Medical assocations have warned of the moral stress that COVID-19 can place on clinicians.
Commentators have recently raised serious concerns about healthcare practitioners’ experience of moral distress during the COVID-19 pandemic.
COVID-19 has placed acute pressure on healthcare systems around the world, and many healthcare practitioners are ill-equipped to handle the moral dilemmas arising as a result of the pandemic. Often a healthcare professional will know what the right thing to do is, but institutional constraints make it nearly impossible to pursue the right action.
One moral challenge that healthcare professionals have faced in the COVID-19 crisis is the allocation of scarce life sustaining ICU resources. Harrowing stories from Italy and Spain have provided insight into the agonising moral decisions that some clinicians have had to make about who receives access to ventilators and critical care interventions.
Yet the moral stress of pandemics is not limited to resource allocation alone. Other issues that have been a source of anxiety and frustration for clinicians include a lack of personal protective equipment, contagion management and the risk of passing on the disease to others, and social deprivation between doctors and patients (a result of both time pressures and the need to social distance).
“It is well understood that clinicians and clinical support workers who work extended hours and extra shifts, especially under stressful conditions of scarcity, overload, and trauma, are more vulnerable to moral stress”, Johns Hopkins Carey Business School Associate Professor Lindsay Thompson said in an interview.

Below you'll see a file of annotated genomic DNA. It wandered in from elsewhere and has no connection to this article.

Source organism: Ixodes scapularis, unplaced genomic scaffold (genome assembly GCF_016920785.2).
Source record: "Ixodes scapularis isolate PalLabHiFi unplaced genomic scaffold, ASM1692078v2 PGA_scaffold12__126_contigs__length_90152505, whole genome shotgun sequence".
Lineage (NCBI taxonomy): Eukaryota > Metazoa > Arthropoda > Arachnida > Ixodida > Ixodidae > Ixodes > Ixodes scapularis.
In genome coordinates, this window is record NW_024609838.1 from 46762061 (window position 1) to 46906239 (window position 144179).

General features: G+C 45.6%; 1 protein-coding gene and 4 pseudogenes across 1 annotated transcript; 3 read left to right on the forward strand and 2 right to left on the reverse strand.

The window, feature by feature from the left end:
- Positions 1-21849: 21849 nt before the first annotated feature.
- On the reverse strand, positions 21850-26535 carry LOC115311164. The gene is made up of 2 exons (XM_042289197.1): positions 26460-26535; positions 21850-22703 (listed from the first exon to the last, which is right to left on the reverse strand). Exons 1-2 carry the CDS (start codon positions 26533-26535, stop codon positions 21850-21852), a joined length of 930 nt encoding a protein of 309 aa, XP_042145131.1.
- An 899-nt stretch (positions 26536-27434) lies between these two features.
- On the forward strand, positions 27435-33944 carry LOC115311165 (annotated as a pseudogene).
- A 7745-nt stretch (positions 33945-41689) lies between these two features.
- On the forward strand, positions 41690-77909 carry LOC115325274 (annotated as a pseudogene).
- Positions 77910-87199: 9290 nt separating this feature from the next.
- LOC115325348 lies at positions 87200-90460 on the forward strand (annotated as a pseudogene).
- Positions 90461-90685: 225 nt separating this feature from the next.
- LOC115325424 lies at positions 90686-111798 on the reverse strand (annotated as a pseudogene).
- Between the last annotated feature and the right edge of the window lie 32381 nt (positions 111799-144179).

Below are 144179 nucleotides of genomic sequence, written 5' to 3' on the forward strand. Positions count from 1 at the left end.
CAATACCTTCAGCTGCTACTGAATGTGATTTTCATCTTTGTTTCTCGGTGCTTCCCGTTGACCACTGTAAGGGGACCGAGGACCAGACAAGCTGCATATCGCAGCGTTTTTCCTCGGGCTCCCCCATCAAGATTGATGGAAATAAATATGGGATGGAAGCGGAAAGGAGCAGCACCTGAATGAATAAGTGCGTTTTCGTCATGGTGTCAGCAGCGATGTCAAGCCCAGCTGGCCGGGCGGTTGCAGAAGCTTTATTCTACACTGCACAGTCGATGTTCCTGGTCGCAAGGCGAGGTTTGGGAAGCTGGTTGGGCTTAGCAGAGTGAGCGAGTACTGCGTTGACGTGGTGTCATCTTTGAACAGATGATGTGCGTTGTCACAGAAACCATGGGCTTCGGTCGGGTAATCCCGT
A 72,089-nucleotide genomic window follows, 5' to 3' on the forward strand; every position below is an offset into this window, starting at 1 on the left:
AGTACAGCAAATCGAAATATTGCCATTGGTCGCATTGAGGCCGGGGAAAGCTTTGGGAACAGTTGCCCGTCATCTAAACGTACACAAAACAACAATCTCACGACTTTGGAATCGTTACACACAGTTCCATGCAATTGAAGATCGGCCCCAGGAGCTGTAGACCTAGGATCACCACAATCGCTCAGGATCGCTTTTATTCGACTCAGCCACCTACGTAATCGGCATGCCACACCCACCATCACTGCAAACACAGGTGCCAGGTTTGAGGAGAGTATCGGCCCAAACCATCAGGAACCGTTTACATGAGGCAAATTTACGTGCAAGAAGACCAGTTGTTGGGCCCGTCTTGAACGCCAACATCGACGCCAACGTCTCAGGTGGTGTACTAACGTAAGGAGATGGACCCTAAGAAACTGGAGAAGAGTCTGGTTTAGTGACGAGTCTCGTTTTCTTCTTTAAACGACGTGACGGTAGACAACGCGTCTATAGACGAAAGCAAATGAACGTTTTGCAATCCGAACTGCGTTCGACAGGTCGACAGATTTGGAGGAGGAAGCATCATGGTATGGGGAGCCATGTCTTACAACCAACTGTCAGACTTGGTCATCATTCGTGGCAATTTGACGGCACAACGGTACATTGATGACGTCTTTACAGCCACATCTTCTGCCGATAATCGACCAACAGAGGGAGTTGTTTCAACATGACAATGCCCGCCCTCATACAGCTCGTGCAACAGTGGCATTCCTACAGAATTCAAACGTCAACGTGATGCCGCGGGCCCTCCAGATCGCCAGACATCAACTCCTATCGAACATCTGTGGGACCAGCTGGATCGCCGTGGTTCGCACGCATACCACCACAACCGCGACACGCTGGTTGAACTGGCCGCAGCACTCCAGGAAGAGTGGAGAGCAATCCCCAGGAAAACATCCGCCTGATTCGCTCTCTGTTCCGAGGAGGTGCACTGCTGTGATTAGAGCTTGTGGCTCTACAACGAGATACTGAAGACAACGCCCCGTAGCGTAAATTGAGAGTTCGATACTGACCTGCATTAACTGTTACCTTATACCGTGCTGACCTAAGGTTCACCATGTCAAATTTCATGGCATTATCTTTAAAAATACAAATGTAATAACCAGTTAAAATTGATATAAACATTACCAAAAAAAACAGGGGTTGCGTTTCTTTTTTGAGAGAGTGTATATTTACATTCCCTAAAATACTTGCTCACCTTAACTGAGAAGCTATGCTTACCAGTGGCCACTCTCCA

Commentators have made several suggestions to alleviate the moral distress experienced by clinicians.
In a blog post for the British Medical Journal, health policy experts A.M. Viens, Catherine McGowan and Caroline Vass said that healthcare systems should provide better ethics guidance for clinicians so that they do not feel overwhelmed by the decisions that they are confronted with in their professional practice. They write:
“[S]upporting [health care workers’] ability to navigate ethical dilemmas, especially those that institutional and situational constraints make it impossible to satisfactorily resolve, will provide a more resilient workforce that is better able to weather the covid-19 storm and be in place [and] ready for the next [pandemic]”.
Specifically, healthcare authorities should provide detailed and specific guidance concerning the ethical issues that clinicians are likely to face in a pandemic. Clear guidelines and processes will facilitate consistency and lessen the moral distress of clinicians charged with making decisions on a ward.
Individual-level ethics education and training can also help promote individual and workforce resilience, the authors suggest.
The Canadian Medical Association has published detailed guidance to assist clinicians and care teams that are dealing with the impact of moral distress.
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